#BirdsByBarge on the Stour Estuary in midwinter…


All aboard the magnificent Sailing Barge Victor, under the expert and Covid-safe handling by skipper Wes and his team….

Being ‘twixtmas, good weather is never guaranteed, and we certainly experienced the elements today. Departing the Ha’penny Pier at Harwich in a spell of reluctant sunshine, the next four hours, motoring up-estuary to Mistley and back, threw everything at us, from squally showers, to drizzle, to sea-spray, sometimes restricted visibility, rainbows, and always the wind. But at least being south-westerly, and continuing the theme of Christmas 2021, it was relatively warm. The rather inclement conditions are the reason for the low number of photos in the blog: words will have to largely suffice!

Before we even left the mooring, the first good bird (indeed almost the first bird) popped up beside the boat, a Shag. A rather scarce species along the Essex coast, there are usually a few in the Stour in midwinter and we saw at least another two or three as we motored upriver, along with the always more common Cormorants.

Ever impressive, if only by virtue of their scale, the cranes of Felixstowe Port were in operation (international ports never stop, not even for bank holidays): the Ever Given, one of the largest container vessels in the world and notorious blocker of the Suez Canal, was in town.

Heading towards Shotley, a flock of some 200 Brent Geese lifted off the fields behind the village, and came down to feed on the exposed muddy flats and fringes of Erwarton Bay. Here they joined feeding waders, most numerously a couple of thousand Knots, almost invisible in the murk until they took off and swept around in murmuration. As we progressed alongshore, flocks of Wigeons became increasingly frequent.

As the first shower enveloped us, binoculars turned to mid-channel where a Great Northern Diver was fishing, or probably crabbing, a hundred metres or so from the boat. And then, even closer, a bull Harbour Seal surfaced with a huge flatfish in his mouth, and proceeded to eat it in front of our admiring gaze. Our thoughts having turned to food, the summons to breakfast, a delicious egg, bacon and sausage bap, was most welcome – as was the chance to warm up, safely spaced, below deck.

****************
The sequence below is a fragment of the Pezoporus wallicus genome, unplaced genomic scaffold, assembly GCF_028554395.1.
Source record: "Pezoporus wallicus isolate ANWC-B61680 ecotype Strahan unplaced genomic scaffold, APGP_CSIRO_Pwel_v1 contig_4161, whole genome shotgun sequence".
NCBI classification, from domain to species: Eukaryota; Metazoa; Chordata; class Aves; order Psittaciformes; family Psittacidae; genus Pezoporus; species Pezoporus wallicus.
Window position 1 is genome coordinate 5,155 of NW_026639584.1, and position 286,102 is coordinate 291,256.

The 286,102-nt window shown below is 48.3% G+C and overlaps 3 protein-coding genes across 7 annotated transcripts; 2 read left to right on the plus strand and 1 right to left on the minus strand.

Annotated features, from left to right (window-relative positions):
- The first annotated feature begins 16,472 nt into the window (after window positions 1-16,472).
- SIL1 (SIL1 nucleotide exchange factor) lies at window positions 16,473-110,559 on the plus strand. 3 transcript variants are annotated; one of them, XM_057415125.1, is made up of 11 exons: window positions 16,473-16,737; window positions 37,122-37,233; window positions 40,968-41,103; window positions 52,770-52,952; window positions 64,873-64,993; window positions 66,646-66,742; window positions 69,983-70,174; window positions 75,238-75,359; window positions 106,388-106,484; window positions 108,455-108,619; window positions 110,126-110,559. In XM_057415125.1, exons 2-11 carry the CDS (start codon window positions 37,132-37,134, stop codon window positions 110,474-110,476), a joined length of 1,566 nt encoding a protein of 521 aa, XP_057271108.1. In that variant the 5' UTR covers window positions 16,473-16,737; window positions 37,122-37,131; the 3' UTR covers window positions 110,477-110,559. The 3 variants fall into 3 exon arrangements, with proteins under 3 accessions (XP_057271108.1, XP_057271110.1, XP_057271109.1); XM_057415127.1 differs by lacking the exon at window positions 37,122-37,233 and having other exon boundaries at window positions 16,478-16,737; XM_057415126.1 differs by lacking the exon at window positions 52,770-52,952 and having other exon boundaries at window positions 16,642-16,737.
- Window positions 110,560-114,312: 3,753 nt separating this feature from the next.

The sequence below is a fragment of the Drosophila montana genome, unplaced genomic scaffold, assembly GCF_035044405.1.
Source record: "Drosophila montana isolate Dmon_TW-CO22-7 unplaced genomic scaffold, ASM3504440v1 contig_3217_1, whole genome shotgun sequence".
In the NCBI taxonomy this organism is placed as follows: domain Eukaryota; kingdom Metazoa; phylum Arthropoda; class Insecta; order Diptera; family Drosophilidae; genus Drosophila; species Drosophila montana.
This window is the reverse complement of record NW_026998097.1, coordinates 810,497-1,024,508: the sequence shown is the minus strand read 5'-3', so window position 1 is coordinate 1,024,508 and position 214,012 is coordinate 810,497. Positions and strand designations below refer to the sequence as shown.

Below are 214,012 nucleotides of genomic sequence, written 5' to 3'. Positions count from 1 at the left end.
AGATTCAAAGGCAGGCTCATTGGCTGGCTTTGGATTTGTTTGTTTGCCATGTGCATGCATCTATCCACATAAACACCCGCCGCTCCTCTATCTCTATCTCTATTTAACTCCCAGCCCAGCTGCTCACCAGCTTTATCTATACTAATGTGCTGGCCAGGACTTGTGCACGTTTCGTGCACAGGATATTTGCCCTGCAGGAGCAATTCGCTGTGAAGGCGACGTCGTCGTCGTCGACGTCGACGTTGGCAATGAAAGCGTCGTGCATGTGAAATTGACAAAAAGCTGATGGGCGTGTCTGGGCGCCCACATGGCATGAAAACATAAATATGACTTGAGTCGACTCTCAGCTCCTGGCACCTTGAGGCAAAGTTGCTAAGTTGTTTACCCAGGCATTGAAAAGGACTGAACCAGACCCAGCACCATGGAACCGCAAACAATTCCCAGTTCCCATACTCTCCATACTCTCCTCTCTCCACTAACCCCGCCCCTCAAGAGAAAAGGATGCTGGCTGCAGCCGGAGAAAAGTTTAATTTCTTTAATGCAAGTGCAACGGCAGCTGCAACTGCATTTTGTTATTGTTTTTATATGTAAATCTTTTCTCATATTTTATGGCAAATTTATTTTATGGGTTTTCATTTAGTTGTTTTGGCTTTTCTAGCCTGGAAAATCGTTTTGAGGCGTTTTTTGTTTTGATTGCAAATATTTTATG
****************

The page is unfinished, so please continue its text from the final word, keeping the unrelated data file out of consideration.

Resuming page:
Emerging again,  the Royal Hospital School had come into view, and the (slightly) sheltered margins of Holbrook Bay held a few Great Crested Grebes. The first Red-breasted Mergansers and Goldeneyes splashed into the air ahead of the boat, and good numbers of both remained a feature all the way up the increasingly narrow channel to Mistley.

Narrow channels mean bigger mudflats, and on them Shelducks in particular were in impressive numbers, along with Curlews and Grey Plovers, Dunlins, Redshanks and a lone Greenshank…

… while the creek edges were liberally sprinkled with flocks of Teals and Pintails and, wading out into the shallow waters, the stars of the inner Stour, 300 or more Avocets.

Heading back closer to the Essex shore, it was waders and ducks all the way as we became enveloped in a squall, subduing even the glorious golden gables of Grayson Perry’s ‘A House for Essex‘.  A Buzzard flapped slowly over the river from Suffolk to Essex, and in a final flourish, in better light, a male Marsh Harrier did pretty much the same, heading inland over Parkeston Quay, while a single Guillemot bobbed in the choppy channel. A fine end to a challenging, but rewarding, day.

For more information about trips on the Sailing Barge Victor, visit Sailing Barge Victor – Public and Private Charter (sbvictor.co.uk). A good day out (and great food!) are guaranteed, although Wes has no control over the weather….